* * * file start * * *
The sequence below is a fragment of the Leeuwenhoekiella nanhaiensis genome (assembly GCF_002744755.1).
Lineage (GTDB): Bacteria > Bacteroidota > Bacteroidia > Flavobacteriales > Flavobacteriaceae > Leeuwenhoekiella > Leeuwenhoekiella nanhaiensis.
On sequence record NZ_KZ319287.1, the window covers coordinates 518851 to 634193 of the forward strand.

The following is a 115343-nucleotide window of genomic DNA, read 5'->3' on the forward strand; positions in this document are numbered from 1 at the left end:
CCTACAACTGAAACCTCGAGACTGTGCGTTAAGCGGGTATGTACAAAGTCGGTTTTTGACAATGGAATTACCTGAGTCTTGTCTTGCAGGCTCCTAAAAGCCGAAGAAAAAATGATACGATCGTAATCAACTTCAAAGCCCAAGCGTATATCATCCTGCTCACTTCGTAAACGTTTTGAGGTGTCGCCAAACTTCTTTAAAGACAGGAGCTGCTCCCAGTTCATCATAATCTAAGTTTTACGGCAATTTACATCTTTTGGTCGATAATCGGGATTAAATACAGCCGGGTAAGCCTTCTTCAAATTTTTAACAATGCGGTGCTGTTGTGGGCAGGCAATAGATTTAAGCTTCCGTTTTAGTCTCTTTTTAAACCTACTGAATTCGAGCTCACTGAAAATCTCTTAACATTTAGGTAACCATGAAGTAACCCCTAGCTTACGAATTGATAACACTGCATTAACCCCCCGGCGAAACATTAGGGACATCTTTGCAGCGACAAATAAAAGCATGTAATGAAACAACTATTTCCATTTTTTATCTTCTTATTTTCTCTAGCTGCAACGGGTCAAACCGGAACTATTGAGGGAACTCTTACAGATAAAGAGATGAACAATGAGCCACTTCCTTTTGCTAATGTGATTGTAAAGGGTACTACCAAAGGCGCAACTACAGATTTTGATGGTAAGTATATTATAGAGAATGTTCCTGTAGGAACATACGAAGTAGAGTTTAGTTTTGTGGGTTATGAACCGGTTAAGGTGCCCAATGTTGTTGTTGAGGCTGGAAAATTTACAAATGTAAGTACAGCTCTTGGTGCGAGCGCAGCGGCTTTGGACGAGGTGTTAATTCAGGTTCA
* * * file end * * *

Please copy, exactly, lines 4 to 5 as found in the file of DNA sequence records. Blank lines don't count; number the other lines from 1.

The following is a 115343-nucleotide window of genomic DNA, read 5'->3' on the forward strand; positions in this document are numbered from 1 at the left end:
CCTACAACTGAAACCTCGAGACTGTGCGTTAAGCGGGTATGTACAAAGTCGGTTTTTGACAATGGAATTACCTGAGTCTTGTCTTGCAGGCTCCTAAAAGCCGAAGAAAAAATGATACGATCGTAATCAACTTCAAAGCCCAAGCGTATATCATCCTGCTCACTTCGTAAACGTTTTGAGGTGTCGCCAAACTTCTTTAAAGACAGGAGCTGCTCCCAGTTCATCATAATCTAAGTTTTACGGCAATTTACATCTTTTGGTCGATAATCGGGATTAAATACAGCCGGGTAAGCCTTCTTCAAATTTTTAACAATGCGGTGCTGTTGTGGGCAGGCAATAGATTTAAGCTTCCGTTTTAGTCTCTTTTTAAACCTACTGAATTCGAGCTCACTGAAAATCTCTTAACATTTAGGTAACCATGAAGTAACCCCTAGCTTACGAATTGATAACACTGCATTAACCCCCCGGCGAAACATTAGGGACATCTTTGCAGCGACAAATAAAAGCATGTAATGAAACAACTATTTCCATTTTTTATCTTCTTATTTTCTCTAGCTGCAACGGGTCAAACCGGAACTATTGAGGGAACTCTTACAGATAAAGAGATGAACAATGAGCCACTTCCTTTTGCTAATGTGATTGTAAAGGGTACTACCAAAGGCGCAACTACAGATTTTGATGGTAAGTATATTATAGAGAATGTTCCTGTAGGAACATACGAAGTAGAGTTTAGTTTTGTGGGTTATGAACCGGTTAAGGTGCCCAATGTTGTTGTTGAGGCTGGAAAATTTACAAATGTAAGTACAGCTCTTGGTGCGAGCGCAGCGGCTTTGGACGAGGTGTTAATTCAGGTTCA